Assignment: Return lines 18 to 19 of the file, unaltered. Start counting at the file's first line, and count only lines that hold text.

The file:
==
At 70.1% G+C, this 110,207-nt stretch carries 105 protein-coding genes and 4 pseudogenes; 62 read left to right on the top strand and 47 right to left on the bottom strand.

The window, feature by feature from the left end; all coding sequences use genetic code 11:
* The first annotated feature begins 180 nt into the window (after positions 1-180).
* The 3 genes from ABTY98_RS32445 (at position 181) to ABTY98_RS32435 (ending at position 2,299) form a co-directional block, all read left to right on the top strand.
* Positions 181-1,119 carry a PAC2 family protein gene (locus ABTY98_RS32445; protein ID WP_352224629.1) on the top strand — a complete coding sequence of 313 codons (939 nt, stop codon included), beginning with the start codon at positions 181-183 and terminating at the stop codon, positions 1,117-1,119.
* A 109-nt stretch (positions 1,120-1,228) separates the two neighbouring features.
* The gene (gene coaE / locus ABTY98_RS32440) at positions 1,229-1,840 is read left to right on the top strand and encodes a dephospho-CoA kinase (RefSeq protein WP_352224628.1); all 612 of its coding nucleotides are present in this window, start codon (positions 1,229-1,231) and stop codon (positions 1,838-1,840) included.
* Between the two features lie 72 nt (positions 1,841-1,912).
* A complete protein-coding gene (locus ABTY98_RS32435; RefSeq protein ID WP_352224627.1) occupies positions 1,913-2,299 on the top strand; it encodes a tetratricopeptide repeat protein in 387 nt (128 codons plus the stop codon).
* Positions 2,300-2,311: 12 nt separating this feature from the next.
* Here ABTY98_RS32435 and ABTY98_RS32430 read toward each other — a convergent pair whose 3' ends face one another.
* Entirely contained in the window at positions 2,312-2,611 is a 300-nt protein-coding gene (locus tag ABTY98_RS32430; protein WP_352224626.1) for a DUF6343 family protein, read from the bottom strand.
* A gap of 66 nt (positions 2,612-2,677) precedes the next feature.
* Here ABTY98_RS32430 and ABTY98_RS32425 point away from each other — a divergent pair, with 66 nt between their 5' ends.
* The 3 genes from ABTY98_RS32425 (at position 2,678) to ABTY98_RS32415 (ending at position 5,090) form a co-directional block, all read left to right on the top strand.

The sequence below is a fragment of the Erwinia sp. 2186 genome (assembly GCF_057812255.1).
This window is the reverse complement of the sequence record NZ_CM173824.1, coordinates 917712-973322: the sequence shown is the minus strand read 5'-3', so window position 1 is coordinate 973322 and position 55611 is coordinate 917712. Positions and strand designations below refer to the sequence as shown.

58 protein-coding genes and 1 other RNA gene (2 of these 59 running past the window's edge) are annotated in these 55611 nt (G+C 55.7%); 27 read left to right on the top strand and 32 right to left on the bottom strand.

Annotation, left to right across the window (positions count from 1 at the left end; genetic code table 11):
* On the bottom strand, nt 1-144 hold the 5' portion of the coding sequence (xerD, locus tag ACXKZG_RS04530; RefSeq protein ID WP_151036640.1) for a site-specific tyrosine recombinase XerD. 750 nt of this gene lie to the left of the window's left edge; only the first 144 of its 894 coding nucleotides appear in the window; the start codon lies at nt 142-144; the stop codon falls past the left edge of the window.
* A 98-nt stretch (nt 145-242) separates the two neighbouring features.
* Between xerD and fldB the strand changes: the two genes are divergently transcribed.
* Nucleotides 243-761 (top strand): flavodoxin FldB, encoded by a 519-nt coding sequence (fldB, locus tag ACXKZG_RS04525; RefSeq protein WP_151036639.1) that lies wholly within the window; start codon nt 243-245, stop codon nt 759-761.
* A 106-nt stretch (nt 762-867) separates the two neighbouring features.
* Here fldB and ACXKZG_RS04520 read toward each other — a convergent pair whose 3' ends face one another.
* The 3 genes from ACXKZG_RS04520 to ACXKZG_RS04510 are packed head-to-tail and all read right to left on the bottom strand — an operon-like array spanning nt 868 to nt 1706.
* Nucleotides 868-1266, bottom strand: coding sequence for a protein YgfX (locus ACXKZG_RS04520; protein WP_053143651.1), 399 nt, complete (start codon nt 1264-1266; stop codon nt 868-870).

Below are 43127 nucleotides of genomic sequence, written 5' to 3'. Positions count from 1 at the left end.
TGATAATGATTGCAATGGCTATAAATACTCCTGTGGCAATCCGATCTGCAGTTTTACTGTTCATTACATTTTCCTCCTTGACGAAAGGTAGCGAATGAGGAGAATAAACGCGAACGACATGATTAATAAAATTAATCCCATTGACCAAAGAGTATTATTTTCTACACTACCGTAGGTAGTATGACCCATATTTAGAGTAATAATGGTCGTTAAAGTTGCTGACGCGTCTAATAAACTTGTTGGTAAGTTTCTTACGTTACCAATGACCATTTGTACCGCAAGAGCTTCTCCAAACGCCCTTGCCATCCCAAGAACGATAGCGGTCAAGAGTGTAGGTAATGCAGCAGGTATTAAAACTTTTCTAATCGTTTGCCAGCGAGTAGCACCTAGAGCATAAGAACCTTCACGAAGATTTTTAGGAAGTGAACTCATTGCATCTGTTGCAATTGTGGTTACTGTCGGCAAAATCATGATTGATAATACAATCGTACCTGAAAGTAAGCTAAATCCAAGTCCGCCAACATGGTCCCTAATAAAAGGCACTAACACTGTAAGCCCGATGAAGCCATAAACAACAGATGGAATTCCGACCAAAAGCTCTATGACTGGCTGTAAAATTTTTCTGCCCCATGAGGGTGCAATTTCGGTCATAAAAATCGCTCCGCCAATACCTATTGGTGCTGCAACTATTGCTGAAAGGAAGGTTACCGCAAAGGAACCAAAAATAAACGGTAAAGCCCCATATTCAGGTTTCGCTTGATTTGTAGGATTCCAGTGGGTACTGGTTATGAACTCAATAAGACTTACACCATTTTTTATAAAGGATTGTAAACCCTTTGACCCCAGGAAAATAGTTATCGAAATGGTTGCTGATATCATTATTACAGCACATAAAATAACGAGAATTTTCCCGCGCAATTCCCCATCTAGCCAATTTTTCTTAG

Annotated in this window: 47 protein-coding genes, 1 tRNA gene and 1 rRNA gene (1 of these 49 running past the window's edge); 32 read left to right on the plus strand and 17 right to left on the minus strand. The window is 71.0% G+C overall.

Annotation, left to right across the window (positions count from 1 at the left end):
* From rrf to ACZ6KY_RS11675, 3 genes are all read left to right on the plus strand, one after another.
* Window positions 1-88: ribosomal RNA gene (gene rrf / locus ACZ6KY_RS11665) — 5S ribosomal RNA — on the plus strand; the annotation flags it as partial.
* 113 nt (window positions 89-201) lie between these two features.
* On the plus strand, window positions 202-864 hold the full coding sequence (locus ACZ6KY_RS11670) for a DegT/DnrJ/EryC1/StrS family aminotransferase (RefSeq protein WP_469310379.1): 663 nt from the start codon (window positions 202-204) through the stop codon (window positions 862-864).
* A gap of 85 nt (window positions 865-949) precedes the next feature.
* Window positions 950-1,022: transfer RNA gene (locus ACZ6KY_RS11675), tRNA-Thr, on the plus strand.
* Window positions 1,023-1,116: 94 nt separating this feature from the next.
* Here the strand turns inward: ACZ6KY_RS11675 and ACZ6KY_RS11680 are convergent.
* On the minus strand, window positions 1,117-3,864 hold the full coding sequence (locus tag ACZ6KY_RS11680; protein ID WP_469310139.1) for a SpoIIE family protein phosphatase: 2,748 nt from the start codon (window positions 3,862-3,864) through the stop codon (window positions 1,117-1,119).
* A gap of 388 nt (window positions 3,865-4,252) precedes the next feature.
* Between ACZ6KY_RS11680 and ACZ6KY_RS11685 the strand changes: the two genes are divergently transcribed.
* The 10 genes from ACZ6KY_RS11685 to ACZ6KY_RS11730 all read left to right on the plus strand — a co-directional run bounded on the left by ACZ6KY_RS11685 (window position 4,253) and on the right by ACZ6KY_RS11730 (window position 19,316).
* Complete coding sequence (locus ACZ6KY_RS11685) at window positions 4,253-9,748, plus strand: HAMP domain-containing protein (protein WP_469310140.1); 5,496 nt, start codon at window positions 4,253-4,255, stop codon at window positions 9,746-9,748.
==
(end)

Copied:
58 protein-coding genes and 1 other RNA gene (2 of these 59 running past the window's edge) are annotated in these 55611 nt (G+C 55.7%); 27 read left to right on the top strand and 32 right to left on the bottom strand.

Annotation, left to right across the window (positions count from 1 at the left end; genetic code table 11):